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Frye v. State

Court of Appeals of Georgia, Fourth Division

February 26, 2018

FRYE
v.
THE STATE.

          DILLARD, C. J., RAY and SELF, JJ.

          Dillard, Chief Judge.

         Following a trial by jury, Jeremy David Frye was convicted of child molestation and aggravated sexual battery of his minor granddaughter, Co. D. Frye now appeals from the convictions, arguing that the trial court erred in excluding certain testimony under Georgia's Rape Shield statute. For the reasons set forth infra, we affirm.

         Viewed in the light most favorable to the jury's verdict, [1] the record reflects that Frye's granddaughters, Ca. D. and Co. D. (who are cousins born five years apart), would occasionally spend the night at their grandparents' house. Ca. D. alleged that when she was six years old and stayed at her grandparents' house, Frye would come into the room where she slept and touch her breasts and genital area under her clothes while she pretended to sleep. Likewise, Co. D. alleged that when she was approximately eight to ten years old, Frye touched her breasts and vagina, sometimes inserting his finger into her vagina, all while she too pretended to sleep.

         According to Co. D., in addition to touching her inappropriately, Frye also took Polaroid photographs of her when she got out of the shower, and he kept the pictures in a little box under the seat of his work truck so that he could look at them during the day. Co. D. testified that Frye told her that she would "look stupid" if she ever told anyone about what he had done and that he used to tell sexual jokes in her presence. Additionally, when Frye was alone with Co. D. on one occasion, he spoke to her about "sex toys and how you use them."[2]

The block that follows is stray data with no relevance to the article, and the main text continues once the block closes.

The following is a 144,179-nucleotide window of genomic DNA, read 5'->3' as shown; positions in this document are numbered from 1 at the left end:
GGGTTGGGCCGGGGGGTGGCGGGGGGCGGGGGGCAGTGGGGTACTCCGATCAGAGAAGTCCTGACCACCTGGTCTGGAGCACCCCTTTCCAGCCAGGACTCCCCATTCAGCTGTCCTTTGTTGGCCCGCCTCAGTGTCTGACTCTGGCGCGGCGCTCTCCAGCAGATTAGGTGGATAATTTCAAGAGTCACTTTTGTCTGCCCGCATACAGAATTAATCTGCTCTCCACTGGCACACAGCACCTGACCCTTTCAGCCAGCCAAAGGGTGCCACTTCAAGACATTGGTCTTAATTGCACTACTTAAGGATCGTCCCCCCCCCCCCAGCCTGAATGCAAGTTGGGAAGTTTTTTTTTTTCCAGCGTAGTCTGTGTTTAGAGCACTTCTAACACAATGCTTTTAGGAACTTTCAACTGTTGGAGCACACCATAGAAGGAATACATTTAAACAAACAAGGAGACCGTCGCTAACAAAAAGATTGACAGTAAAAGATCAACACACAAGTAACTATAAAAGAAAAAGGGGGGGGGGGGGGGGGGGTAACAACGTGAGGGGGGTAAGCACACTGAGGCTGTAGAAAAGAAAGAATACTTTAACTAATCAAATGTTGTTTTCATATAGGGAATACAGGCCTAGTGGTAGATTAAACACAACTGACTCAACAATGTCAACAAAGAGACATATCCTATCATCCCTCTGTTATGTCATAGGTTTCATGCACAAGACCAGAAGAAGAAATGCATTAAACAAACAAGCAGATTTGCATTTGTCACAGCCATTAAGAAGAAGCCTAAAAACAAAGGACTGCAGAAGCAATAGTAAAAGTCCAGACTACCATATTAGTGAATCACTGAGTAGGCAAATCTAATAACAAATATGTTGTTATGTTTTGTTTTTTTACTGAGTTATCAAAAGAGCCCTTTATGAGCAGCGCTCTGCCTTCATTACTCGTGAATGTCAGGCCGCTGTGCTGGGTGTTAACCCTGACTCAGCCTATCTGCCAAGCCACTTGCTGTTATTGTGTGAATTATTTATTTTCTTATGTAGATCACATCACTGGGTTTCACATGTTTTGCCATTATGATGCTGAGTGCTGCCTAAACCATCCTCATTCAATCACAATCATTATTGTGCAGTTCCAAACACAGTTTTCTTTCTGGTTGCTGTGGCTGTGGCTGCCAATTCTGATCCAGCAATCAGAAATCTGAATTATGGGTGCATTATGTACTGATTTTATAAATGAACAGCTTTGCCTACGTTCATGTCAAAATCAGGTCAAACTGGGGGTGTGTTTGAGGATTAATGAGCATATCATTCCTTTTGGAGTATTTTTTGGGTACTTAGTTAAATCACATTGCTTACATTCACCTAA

Neither Ca. D. nor Co. D. immediately told anyone about Frye's acts of sexual abuse; however, at some point, they confided in each other. Then, in 2012 (when she was approximately ten years old), Ca. D. also confided in a friend and, thereafter, she also told her mother. At that point, Co. D., who was 14 years old, also told her parents when they confronted her after learning about Ca. D.'s disclosure. The girls' parents then notified law enforcement, and an investigation ensued.

         Frye was subsequently indicted on two counts of child molestation as to Ca. D., one count of aggravated sexual battery as to Co. D., and one count of child molestation as to Co. D. The jury acquitted Frye on the charges of child molestation as to Ca. D., but found him guilty on the charges of aggravated sexual battery and child molestation against Co. D. This appeal follows the trial court's denial of Frye's motion for new trial.

         When a criminal conviction is appealed, the defendant no longer enjoys a presumption of innocence.[3] And the relevant question is whether, "after reviewing the evidence in the light most favorable to the prosecution, any rational trier of fact could have found the essential elements of the crime beyond a reasonable doubt."[4] As a result, we do not weigh the evidence or determine witness credibility, and the jury's verdict will be upheld so long as there is some competent evidence, even though contradicted, to support each fact necessary to make out the State's case.[5]

         With these guiding principles in mind, we turn now to Frye's sole enumeration of error, which is that the trial court committed reversible error by determining that certain proposed testimony was inadmissible because it would violate OCGA § 24-4-412-i.e., Georgia's Rape Shield statute.[6] We disagree.[7]

          In interpreting OCGA § 24-4-412, we do so according to its terms, giving the words contained in the statute their plain and ordinary meaning, and to avoid a construction that makes some language mere surplusage.[8] Put another way, when we consider the meaning of a statute, we must (1) "presume that the General Assembly meant what it said and said what it meant, "[9] and (2) "read the statutory text in its most natural and reasonable way, as an ordinary speaker of the English language would."[10] As our Supreme Court recently explained,